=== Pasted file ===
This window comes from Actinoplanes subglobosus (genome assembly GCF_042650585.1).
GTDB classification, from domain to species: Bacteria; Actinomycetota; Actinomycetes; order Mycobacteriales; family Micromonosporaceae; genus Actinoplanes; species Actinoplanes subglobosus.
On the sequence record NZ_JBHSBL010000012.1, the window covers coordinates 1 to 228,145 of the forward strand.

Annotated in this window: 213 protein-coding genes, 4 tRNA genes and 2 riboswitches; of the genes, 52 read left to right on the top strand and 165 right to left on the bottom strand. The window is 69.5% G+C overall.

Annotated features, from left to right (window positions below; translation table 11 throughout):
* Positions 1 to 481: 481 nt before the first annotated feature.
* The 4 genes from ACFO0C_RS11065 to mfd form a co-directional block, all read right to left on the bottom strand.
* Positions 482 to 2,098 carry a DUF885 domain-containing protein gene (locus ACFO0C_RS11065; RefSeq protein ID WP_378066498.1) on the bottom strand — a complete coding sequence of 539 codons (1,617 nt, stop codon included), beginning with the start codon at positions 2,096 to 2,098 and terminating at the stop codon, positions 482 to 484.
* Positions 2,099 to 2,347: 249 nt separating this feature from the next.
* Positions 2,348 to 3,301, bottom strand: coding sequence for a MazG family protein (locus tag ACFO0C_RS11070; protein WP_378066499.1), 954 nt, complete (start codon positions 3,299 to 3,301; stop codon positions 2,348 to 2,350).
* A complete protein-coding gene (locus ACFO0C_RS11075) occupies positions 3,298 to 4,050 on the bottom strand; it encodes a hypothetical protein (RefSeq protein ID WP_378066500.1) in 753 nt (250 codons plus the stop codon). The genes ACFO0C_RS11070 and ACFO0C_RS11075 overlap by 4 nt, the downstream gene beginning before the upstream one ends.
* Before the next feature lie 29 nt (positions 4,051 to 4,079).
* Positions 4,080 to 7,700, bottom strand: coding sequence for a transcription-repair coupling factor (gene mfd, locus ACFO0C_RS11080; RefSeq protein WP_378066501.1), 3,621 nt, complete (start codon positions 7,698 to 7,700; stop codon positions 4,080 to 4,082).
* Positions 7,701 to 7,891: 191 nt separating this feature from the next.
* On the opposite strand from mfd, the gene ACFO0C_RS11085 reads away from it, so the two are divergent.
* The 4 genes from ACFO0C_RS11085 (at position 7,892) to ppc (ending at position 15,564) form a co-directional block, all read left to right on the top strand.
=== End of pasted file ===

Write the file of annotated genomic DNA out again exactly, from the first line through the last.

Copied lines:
This window comes from Actinoplanes subglobosus (genome assembly GCF_042650585.1).
GTDB classification, from domain to species: Bacteria; Actinomycetota; Actinomycetes; order Mycobacteriales; family Micromonosporaceae; genus Actinoplanes; species Actinoplanes subglobosus.
On the sequence record NZ_JBHSBL010000012.1, the window covers coordinates 1 to 228,145 of the forward strand.

Annotated in this window: 213 protein-coding genes, 4 tRNA genes and 2 riboswitches; of the genes, 52 read left to right on the top strand and 165 right to left on the bottom strand. The window is 69.5% G+C overall.

Annotated features, from left to right (window positions below; translation table 11 throughout):
* Positions 1 to 481: 481 nt before the first annotated feature.
* The 4 genes from ACFO0C_RS11065 to mfd form a co-directional block, all read right to left on the bottom strand.
* Positions 482 to 2,098 carry a DUF885 domain-containing protein gene (locus ACFO0C_RS11065; RefSeq protein ID WP_378066498.1) on the bottom strand — a complete coding sequence of 539 codons (1,617 nt, stop codon included), beginning with the start codon at positions 2,096 to 2,098 and terminating at the stop codon, positions 482 to 484.
* Positions 2,099 to 2,347: 249 nt separating this feature from the next.
* Positions 2,348 to 3,301, bottom strand: coding sequence for a MazG family protein (locus tag ACFO0C_RS11070; protein WP_378066499.1), 954 nt, complete (start codon positions 3,299 to 3,301; stop codon positions 2,348 to 2,350).
* A complete protein-coding gene (locus ACFO0C_RS11075) occupies positions 3,298 to 4,050 on the bottom strand; it encodes a hypothetical protein (RefSeq protein ID WP_378066500.1) in 753 nt (250 codons plus the stop codon). The genes ACFO0C_RS11070 and ACFO0C_RS11075 overlap by 4 nt, the downstream gene beginning before the upstream one ends.
* Before the next feature lie 29 nt (positions 4,051 to 4,079).
* Positions 4,080 to 7,700, bottom strand: coding sequence for a transcription-repair coupling factor (gene mfd, locus ACFO0C_RS11080; RefSeq protein WP_378066501.1), 3,621 nt, complete (start codon positions 7,698 to 7,700; stop codon positions 4,080 to 4,082).
* Positions 7,701 to 7,891: 191 nt separating this feature from the next.
* On the opposite strand from mfd, the gene ACFO0C_RS11085 reads away from it, so the two are divergent.
* The 4 genes from ACFO0C_RS11085 (at position 7,892) to ppc (ending at position 15,564) form a co-directional block, all read left to right on the top strand.